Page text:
8 November 2017Trademarks

Trademark lawsuit against Fish & Richardson voluntarily dropped

A trademark dispute between law firms Fish IP Law and Fish & Richardson over the word ‘Fish’ has been dismissed by the plaintiff.

In September, California-based law firm Fish IP Law filed a complaint for declaratory judgement of non-infringement, after claiming it had received cease-and-desist letters that led to a “real and reasonable apprehension that it would be subject to a claim for liability for trademark infringement”.

The complaint was filed at the US District Court for the Northern District of California, Oakland Division.

According to the complaint, Robert Fish has continuously used the name Fish as part of the name of various law firms in which he was sole owner or partner since 1995.

“Despite the inclusion of the word ‘Fish’ in its service mark, F&R owns no right to the word ‘Fish’ alone or when placed alongside a description of the services provided by Fish IP Law, or any other entity for that matter,” said the suit.

A spokesperson for Fish & Richardson told WIPR at the time that the claims were “not supported by the facts and have no legal merit”.

“It is an overreaction to a very simple request,” they added.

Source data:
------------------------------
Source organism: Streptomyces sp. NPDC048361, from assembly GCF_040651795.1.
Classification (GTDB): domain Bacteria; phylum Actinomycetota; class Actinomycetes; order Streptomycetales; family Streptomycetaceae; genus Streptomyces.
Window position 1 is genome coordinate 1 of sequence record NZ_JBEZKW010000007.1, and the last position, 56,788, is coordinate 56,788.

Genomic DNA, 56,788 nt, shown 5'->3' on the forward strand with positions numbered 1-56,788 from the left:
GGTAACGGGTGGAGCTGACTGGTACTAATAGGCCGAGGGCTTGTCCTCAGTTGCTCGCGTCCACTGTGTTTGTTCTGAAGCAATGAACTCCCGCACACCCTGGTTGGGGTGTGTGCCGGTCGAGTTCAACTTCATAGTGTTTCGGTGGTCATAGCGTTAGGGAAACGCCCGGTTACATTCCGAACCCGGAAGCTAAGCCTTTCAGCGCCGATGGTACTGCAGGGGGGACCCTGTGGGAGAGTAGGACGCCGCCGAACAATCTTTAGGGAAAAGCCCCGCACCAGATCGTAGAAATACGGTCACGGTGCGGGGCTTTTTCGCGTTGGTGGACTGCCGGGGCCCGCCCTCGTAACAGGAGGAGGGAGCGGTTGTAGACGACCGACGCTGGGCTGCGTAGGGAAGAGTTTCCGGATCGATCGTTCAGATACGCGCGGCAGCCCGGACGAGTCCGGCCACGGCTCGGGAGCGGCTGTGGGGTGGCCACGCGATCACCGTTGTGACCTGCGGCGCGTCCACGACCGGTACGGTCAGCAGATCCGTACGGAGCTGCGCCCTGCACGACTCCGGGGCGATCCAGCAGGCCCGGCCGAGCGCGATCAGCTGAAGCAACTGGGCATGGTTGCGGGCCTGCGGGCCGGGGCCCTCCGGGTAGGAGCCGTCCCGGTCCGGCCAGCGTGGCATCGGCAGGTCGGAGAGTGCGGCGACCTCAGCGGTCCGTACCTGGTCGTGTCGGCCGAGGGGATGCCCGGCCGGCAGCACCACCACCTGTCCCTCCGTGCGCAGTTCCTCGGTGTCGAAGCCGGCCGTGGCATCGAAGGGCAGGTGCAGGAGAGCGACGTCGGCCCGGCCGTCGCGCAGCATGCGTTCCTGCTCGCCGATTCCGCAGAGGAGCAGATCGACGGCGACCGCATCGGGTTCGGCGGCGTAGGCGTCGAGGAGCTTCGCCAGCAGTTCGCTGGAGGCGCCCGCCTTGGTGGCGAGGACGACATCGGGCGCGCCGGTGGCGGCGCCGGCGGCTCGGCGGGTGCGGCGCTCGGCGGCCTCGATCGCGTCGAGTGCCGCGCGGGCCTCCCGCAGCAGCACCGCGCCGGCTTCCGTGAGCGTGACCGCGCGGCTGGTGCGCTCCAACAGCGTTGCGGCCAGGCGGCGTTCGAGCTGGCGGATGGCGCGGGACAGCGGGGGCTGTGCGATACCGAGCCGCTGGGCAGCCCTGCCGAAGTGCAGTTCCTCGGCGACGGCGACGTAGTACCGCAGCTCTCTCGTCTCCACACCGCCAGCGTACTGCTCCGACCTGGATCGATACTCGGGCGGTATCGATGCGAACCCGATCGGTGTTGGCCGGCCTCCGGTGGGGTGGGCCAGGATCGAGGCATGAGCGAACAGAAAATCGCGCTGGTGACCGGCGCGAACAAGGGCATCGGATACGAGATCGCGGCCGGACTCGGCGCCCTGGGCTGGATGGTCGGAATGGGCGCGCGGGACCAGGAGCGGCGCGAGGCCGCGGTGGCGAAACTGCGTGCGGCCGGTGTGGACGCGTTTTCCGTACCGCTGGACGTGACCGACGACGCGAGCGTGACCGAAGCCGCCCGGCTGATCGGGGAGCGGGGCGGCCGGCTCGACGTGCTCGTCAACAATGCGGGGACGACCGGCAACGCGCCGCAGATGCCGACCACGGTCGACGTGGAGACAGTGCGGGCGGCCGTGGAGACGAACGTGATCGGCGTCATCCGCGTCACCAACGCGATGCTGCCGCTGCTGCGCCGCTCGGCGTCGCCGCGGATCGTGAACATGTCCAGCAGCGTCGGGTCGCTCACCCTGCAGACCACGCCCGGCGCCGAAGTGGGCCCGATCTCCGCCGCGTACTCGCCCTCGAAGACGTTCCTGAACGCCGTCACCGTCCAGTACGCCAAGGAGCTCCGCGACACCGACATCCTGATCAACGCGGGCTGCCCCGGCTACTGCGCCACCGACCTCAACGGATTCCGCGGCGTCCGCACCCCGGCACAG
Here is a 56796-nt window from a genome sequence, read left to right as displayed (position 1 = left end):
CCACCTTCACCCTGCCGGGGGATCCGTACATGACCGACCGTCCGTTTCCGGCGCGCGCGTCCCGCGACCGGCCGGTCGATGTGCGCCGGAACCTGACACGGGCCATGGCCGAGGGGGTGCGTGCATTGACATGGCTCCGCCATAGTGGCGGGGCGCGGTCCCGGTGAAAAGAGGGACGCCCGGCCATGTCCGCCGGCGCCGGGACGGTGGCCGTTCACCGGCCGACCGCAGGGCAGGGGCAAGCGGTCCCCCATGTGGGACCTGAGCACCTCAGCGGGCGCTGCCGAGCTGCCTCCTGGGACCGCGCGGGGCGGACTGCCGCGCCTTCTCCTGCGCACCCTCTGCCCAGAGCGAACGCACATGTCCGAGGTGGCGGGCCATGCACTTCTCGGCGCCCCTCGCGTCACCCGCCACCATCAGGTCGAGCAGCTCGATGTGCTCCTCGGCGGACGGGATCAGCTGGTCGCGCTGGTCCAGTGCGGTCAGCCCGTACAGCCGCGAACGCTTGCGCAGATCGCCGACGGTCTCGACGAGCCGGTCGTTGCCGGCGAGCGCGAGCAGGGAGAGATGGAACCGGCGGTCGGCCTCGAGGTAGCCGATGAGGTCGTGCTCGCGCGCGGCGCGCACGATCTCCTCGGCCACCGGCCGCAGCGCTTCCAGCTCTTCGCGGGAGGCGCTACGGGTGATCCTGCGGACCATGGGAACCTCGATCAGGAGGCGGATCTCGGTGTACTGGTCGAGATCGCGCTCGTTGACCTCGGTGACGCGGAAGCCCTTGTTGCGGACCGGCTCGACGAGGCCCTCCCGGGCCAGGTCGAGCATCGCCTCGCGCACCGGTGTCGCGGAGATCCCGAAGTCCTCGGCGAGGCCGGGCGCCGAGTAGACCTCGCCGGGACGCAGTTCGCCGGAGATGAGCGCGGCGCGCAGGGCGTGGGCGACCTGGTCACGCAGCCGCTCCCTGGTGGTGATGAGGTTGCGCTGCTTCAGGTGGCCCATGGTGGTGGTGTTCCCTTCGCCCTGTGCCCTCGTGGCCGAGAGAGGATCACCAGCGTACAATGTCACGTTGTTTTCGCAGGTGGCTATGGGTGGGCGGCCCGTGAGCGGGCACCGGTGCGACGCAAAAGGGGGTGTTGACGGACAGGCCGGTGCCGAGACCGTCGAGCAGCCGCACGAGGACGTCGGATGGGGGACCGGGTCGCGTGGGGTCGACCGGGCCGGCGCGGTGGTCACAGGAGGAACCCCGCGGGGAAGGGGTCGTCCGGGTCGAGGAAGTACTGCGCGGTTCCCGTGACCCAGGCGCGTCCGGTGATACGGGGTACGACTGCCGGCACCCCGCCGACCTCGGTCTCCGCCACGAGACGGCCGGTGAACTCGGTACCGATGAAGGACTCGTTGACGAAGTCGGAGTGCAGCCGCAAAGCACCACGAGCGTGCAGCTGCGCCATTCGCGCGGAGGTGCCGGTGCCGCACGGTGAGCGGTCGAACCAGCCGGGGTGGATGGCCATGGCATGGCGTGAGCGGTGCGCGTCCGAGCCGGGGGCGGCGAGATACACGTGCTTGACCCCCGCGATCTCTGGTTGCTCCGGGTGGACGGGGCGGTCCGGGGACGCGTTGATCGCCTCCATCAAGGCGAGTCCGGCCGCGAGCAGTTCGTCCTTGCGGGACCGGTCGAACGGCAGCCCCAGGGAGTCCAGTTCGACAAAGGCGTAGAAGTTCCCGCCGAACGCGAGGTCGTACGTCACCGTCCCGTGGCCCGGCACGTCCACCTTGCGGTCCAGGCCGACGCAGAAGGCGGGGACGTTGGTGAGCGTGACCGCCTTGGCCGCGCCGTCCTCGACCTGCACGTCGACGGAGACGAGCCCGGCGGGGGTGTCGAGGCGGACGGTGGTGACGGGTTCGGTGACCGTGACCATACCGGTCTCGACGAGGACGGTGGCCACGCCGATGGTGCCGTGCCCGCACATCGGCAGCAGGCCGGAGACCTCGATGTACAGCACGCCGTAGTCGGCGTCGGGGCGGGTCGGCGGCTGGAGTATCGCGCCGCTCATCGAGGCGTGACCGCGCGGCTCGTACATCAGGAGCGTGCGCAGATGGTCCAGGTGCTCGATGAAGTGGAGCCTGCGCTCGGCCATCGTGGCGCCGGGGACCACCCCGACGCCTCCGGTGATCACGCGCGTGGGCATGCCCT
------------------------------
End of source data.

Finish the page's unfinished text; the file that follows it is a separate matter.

However, the suit was voluntarily dismissed on Monday, November 6.

The one-paragraph document read: “Notice is hereby given that pursuant to Federal Rules of Civil Procedure 41(a), plaintiff Fish IP Law voluntarily dismisses without prejudice the above-entitled action against Fish & Richardson.”

A spokesperson for Fish & Richardson confirmed to WIPR that Fish IP Law is keeping its name in light of changes made to its logo and branding.

It has been a busy few weeks for Fish & Richardson, which also announced the appointments of Brian Gaff  and Jayme Partridge as principals of the firm’s litigation practice in its Boston and Houston offices respectively.

The firm also re-hired Katherine Prescott to the firm’s Silicon Valley office as an of counsel after a stint with Apple.

When approached by WIPR for comment, a spokesperson for Fish & Richardson said: "We are pleased that our firms were able to find an amicable resolution to this matter."

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